Wednesday, December 10, 2008

Bruce Conner: a bombhead of a backstory

When I graciously accepted as a gift his painting Bruce from the Salt Lake City filmmaker Trent Harris, I had no idea it has an illustious backstory involving the great artist Bruce Conner, whose Bombhead I have borrowed from Magnolia Editions to illustrate Trent's bombhead of a backstory.


Letter (actually, FaceBook message) from Trent Harris

Hi Chris ... just to let you know why the word "Bruce" is on my paintings


I arrived late to a sushi house in Los Angeles, 1982. Bruce was already there and mad. Three or four sakis later he went face-down on the table. Seems his liver was not his friend.

I didn’t know Bruce and I knew nothing about his work. A mutual friend, Larry Roberts, had brought me to dinner that night because he thought Bruce and I should meet.

Some months later I was at Mount Rushmore. I bought a rubber tomahawk and sent it to Bruce with a note reading, “Dear Bruce, use this to shave your ass.” I am not sure why I did it, but I did.

My gift confused Bruce and that made me happy.

Then Bruce started sending me things that I didn’t want, a terrible movie about Bigfoot, handwritten notes about astrology that made no sense, and a really awful UFO flick that he said he loved.

This back and forth went on. I almost always misspelled his name on the packages I sent, Connors, Conor, Coneres, etc. To this day I have to look up how to spell his last name. For some reason it just doesn’t stick.

1988 and I am in South Africa working on a story. My hotel has been bombed, my girlfriend has dumped me, and our mutual friend, Larry, is dying of AIDS. I managed to get Bruce on the phone. He was at some opening of his art. I told him about Larry, and Bruce dropped everything and immediately contacted his old friend. I liked Bruce for that.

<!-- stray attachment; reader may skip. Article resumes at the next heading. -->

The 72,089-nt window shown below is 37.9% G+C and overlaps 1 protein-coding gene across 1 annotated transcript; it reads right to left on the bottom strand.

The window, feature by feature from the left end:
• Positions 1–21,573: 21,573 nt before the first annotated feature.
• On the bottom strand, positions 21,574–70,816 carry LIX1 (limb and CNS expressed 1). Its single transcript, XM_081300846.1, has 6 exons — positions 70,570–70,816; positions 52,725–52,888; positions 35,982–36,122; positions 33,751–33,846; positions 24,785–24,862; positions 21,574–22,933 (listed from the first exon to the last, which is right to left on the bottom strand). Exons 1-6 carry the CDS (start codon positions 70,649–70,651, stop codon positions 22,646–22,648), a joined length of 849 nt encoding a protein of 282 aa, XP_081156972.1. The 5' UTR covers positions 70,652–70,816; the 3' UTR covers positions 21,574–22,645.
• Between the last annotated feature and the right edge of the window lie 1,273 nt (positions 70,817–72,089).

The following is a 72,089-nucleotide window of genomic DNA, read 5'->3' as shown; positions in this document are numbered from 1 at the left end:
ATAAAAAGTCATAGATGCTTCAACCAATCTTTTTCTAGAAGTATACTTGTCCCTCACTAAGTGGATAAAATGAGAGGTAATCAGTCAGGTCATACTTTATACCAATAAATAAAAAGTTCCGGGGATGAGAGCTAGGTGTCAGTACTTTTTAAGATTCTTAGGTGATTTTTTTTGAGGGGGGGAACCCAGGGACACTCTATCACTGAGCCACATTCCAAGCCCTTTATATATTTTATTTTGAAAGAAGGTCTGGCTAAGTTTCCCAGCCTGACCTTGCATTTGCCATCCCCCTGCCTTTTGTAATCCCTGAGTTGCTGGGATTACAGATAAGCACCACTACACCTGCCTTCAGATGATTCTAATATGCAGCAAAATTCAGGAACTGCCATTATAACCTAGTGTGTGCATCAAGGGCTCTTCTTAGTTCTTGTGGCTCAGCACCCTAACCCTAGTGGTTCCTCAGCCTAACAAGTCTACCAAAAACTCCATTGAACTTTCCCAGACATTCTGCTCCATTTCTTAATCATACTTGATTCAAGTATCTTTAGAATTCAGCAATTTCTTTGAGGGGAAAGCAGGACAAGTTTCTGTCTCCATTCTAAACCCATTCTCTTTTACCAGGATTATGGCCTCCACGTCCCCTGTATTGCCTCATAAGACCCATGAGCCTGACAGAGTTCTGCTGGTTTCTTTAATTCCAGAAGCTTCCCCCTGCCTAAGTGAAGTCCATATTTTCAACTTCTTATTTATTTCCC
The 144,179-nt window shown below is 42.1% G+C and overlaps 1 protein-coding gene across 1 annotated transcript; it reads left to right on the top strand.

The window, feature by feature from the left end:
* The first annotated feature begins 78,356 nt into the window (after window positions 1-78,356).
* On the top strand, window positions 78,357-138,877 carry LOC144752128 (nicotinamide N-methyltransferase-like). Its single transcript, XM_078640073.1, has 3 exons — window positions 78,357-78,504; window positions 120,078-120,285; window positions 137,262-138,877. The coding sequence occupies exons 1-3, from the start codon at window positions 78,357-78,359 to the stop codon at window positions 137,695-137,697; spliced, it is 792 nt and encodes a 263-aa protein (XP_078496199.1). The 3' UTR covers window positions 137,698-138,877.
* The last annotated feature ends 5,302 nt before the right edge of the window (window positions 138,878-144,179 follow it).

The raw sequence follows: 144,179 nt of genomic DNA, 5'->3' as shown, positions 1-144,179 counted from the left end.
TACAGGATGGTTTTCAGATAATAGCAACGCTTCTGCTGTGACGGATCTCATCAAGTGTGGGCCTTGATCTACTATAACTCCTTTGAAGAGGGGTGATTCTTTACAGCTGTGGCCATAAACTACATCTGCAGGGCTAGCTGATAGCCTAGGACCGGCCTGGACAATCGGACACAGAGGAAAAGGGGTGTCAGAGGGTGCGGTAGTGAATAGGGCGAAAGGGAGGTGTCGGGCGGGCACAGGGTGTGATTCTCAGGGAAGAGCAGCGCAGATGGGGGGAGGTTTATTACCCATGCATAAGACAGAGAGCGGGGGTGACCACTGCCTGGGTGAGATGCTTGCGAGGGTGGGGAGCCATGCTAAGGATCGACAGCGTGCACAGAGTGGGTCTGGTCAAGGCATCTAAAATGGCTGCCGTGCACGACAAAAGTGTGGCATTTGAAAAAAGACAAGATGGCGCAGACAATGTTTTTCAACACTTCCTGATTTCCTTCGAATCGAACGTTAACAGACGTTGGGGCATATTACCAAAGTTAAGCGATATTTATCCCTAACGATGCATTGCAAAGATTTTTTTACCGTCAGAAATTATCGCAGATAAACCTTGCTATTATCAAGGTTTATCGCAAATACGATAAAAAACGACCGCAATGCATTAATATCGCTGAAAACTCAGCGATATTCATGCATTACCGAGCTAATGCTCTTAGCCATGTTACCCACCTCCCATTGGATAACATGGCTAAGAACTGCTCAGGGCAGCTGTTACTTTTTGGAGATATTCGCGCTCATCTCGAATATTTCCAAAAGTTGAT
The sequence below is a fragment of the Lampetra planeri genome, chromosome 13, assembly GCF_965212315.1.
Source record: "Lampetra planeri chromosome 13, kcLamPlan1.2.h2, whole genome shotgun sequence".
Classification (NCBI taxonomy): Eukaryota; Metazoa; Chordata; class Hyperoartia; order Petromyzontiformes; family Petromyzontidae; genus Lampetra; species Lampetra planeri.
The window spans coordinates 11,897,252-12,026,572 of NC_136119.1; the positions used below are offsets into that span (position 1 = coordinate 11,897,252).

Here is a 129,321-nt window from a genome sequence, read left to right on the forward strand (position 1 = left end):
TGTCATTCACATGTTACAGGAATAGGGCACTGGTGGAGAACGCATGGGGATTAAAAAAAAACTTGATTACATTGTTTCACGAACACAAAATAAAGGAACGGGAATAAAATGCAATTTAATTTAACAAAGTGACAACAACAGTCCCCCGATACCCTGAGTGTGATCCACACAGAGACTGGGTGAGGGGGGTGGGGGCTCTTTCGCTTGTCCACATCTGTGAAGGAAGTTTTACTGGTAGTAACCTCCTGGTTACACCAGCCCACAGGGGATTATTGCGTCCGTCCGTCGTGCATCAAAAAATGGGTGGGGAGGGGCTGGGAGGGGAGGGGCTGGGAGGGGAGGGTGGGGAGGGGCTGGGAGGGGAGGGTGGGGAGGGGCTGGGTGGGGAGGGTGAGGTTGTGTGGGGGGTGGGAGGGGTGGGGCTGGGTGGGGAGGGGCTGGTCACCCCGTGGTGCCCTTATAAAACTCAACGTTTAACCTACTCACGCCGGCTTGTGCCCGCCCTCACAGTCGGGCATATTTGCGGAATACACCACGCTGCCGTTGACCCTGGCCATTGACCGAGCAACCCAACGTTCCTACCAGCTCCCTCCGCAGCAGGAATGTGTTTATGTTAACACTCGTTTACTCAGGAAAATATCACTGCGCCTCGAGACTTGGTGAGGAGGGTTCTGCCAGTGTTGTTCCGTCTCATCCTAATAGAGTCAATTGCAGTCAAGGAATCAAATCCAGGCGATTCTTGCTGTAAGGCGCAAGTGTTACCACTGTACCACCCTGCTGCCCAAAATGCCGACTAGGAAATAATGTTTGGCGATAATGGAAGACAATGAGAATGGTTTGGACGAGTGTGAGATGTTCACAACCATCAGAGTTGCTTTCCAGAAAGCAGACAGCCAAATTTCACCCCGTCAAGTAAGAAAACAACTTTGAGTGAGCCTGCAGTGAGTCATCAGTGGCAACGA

It is something that has come back to haunt me lately.

Bruce started calling me in the late '90s. He was mad that Warhol had gotten famous off his ideas, he was mad that people wanted him to sign his paintings, he was mad at his galleries for not selling his work, he was mad that his various assistants kept walking out on him because he acted like an old cranky bear. He was mad that his body was giving out. He could only work a few hours in the morning.

I began sending Bruce painting and photographs and collages. Some of them teased him; I kind of made fun of Bruce’s famous artist role. I think he liked that. He wrote me once, “Your paintings are mildly insulting,” and I took that as a compliment.

2006 and I go off the deep end. I am on the Burma border doing another story, and I am paranoid. I am certain that I am going to be locked up in a little cement room with one light bulb and then beaten senseless with a rubber hose. This is not an unfounded fear, given where I was and what was going on.

In any case, the stress got to me in a big way. My drawings and notes to Bruce changed. They were, well, paranoid. I sent him a series of photographs that I called still life. They were photographs of other photographs that were surrounded by pill bottles. And there were cryptic messages scrawled on postcards that were also included in the photographs.

Bruce’s response to my work was different. He had studied the photos trying to figure out what medication I was on. Turns out we were on the same drugs. Then he called. He left a message that was truly kind. I think he felt my pain and wanted to help.

2007 and I am in Tanzania doing another story. I find out that my love of ten years has left me for a married man with two kids, and I start to get really nutty. I don’t eat, shower, sleep … and then I am sent back to Burma. I send Bruce a few postcards that I scribble while drunk in some dive in Bangkok. I tell him I have gone mad.

2008 and Bruce calls me. I am too weird to pick up the phone. He calls again. I am still too weird to pick up the phone. He calls again, too weird… A few weeks later I read in the paper that Bruce has died.

No comments: